Aug. 18, 2015

The Book, Part I

The War of Art:  Break Through the Blocks and Win Your Inner Creative Battles, by Steven Pressfield.

The author of this web site, who had been playing the organ for well over half a century prior to and up through the year of grace 2014, had never written a single note of original organ music in his entire life and never thought he could.  Never, that is, until he was directed to this little book.  Since then the world now has 28 Opus numbers arranged in 4 major collections of new, original organ music in it that it didn't have before -- all due to reading this little book and putting into practice what it has to say.

This little book "The War of Art" happened to resonate very loudly with the creator of this web site.  Its first section describes the counterforce to achievement, what it is, the ways it manifests itself, and lays out an alleghorical enemy worthy of an epic struggle.  The second section is mostly about the way a professional behaves and how this behavior overcomes this enemy, leaning more toward inspiration than prescription.  The third section introduces certain religious aspects which reflect's Pressfield's mental model of the creative struggle.

Rationalists will claim the book goes completely off the rails in this third section, accusing it of espousing shoot-from-the-hip pop psychology, making a deep dive into the ego ignoring its conventional definition, redefining it for Pressfield's own purposes, and for making outlandish claims without any evidence to support them.  Those who align their thinking with the agnostic method and will not permit reason to function outside of its trappings [See menu bar, Bio, subpage The Reality Of God] will also claim that "guru-itis" and "cultism" are all around us and is especially attractive to those disappointed individuals who seek assurance in the face of a lack of evidence, thus the apparent approach of this book.  They will claim that gurus and cultists always align themselves with God as their authority, for which there is no evidence whatsoever.  They will also make the claim, falsely, that no one will be changed by reading this book but they may be assured and hopeful for a while.

The truth is, the evidence is in, and this book changed the life of this organist and turned him into an emerging composer.  There isn't the slightest doubt about this, and the plain evidence is there for anyone to see, hear, and experience for themselves [See menu bar, Free Stuff].  In a similar way it has helped countless others to express their creativity.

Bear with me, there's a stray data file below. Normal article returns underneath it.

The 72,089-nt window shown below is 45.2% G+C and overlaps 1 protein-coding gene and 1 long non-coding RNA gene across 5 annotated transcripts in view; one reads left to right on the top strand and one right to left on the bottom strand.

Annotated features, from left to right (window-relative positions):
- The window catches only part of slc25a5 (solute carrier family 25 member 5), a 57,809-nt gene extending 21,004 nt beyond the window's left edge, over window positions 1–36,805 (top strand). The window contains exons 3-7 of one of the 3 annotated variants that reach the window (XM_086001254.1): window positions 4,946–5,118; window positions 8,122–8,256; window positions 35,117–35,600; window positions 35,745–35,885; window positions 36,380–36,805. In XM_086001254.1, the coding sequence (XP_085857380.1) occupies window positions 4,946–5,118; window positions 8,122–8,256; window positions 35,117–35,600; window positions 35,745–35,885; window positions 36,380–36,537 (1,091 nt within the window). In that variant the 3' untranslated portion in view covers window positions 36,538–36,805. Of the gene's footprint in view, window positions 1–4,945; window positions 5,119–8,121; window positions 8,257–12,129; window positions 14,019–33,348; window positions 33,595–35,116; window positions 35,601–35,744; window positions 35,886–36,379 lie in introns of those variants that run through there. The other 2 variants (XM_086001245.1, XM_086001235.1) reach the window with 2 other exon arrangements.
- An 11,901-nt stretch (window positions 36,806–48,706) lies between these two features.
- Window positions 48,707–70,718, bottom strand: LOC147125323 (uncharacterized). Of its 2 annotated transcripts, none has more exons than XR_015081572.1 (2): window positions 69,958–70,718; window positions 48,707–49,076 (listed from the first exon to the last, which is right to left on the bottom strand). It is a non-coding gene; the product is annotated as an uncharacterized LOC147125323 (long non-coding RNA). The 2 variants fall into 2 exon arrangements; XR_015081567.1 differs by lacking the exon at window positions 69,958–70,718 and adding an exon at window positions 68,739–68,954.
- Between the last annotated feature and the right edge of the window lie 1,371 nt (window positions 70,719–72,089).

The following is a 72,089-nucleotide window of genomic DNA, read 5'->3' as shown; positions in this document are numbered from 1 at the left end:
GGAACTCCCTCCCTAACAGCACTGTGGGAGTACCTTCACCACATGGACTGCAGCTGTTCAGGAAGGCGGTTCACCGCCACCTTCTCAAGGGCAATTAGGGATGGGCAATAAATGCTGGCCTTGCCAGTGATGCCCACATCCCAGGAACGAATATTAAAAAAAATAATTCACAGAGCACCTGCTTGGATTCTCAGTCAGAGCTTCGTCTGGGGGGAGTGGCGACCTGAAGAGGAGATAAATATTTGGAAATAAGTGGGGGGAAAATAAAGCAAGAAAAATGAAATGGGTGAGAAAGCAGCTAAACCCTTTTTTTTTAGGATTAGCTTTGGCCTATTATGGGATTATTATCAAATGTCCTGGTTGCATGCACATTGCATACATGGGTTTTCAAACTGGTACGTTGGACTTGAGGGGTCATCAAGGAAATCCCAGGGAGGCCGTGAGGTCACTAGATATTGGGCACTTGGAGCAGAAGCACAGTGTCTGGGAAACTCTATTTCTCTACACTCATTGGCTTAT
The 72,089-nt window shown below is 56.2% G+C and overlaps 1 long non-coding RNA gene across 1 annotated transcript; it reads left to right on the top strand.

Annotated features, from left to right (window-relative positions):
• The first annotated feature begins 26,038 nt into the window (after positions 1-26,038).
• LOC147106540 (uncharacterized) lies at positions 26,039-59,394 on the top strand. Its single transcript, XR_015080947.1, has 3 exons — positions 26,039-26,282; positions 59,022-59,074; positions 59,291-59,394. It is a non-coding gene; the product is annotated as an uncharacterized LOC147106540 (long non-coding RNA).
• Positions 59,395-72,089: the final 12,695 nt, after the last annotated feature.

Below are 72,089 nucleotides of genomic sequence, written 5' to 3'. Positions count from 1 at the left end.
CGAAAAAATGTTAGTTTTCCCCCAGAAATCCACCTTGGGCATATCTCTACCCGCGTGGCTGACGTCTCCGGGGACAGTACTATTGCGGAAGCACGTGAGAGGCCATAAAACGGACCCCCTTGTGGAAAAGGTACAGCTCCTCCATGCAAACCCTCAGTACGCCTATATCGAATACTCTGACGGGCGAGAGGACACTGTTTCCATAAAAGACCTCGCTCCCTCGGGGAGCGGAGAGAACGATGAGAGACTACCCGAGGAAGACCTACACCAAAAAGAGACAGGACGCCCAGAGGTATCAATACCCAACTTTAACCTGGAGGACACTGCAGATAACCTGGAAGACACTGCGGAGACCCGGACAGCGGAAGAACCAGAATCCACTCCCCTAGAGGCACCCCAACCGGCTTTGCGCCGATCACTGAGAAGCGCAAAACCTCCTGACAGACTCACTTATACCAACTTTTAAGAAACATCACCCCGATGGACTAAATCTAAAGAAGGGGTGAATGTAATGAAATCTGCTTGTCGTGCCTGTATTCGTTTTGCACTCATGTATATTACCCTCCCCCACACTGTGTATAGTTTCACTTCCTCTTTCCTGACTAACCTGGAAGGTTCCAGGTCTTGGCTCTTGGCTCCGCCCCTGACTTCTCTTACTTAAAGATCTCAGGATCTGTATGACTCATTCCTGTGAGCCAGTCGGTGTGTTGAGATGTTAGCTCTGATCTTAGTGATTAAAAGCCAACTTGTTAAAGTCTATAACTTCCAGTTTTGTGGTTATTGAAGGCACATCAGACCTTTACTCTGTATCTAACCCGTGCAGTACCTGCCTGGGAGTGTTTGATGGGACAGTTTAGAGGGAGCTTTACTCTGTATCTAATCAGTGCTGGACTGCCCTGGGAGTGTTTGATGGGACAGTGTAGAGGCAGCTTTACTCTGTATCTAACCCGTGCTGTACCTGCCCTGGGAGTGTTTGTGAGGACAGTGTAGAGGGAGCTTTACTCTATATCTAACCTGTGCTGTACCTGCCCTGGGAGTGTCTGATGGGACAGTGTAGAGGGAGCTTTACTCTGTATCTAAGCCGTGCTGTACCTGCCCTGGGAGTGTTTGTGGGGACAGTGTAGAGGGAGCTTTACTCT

This book is not a science book; it's a self-help book.  As a reader of it, I'm not expecting to find scientific proofs.  I'm looking for authenticity. and this book is authentic.  If someone wants to get scientific proofs, then they need to read a science book.  My feeling is, book reviewers should not be telling whole groups of people whether or not they will like this book; they should merely express their own opinion.  People are all wired differently, and not everyone thinks like the reviewer.

I would nevertheless advise anyone who wishes to follow in my own footsteps to get a copy of this title for themselves and read it first for general style to see for themselves whether any of it resonates with them.  Then go back and read it a second time slowly, for content.  I would then keep it handy and read through it from time to time, again and again.  

If you've ever thought about doing something new to uplift yourself to a higher level of attainment, growth, or development -- something that makes use of your natural gifts such as by enrolling in a new educational program or study, beginning a new exercise or weight loss program, starting a new hobby or taking the hobby you have to the next level, constructing a work of art, or beginning to build something you always wanted to build -- but you don't have the slightest idea how to break through what's holding you back ... AND if you're willing to acknowledge that a creative artist can come by knowledge, thoughts, insights, and ideas by certain means outside the 5 physical senses and that works of art derive their inspiration from where all creation has its home -- then this book is probably for you.

This little book will explain how someone wishing to be creative can unplug themselves from the grid of self-doubt.  The language used is a bit frisky at times, but, the simple truth is, there's no finer description of it in print.  In this organist's case it showed him what was standing in his way from writing some effective, useful, and interesting pieces for the pipe organ, something uplifting that he's always wanted to do, wished he could do, and had himself convinced that he could not do.  There's no reason why it could not do the same, or better, for someone else.

Author Seth Godin has written another book called Linchpin: Are You Indispensable?, which devotes an entire chapter to the very same subject [See blog, The Book, Part II].

(con't in Part II)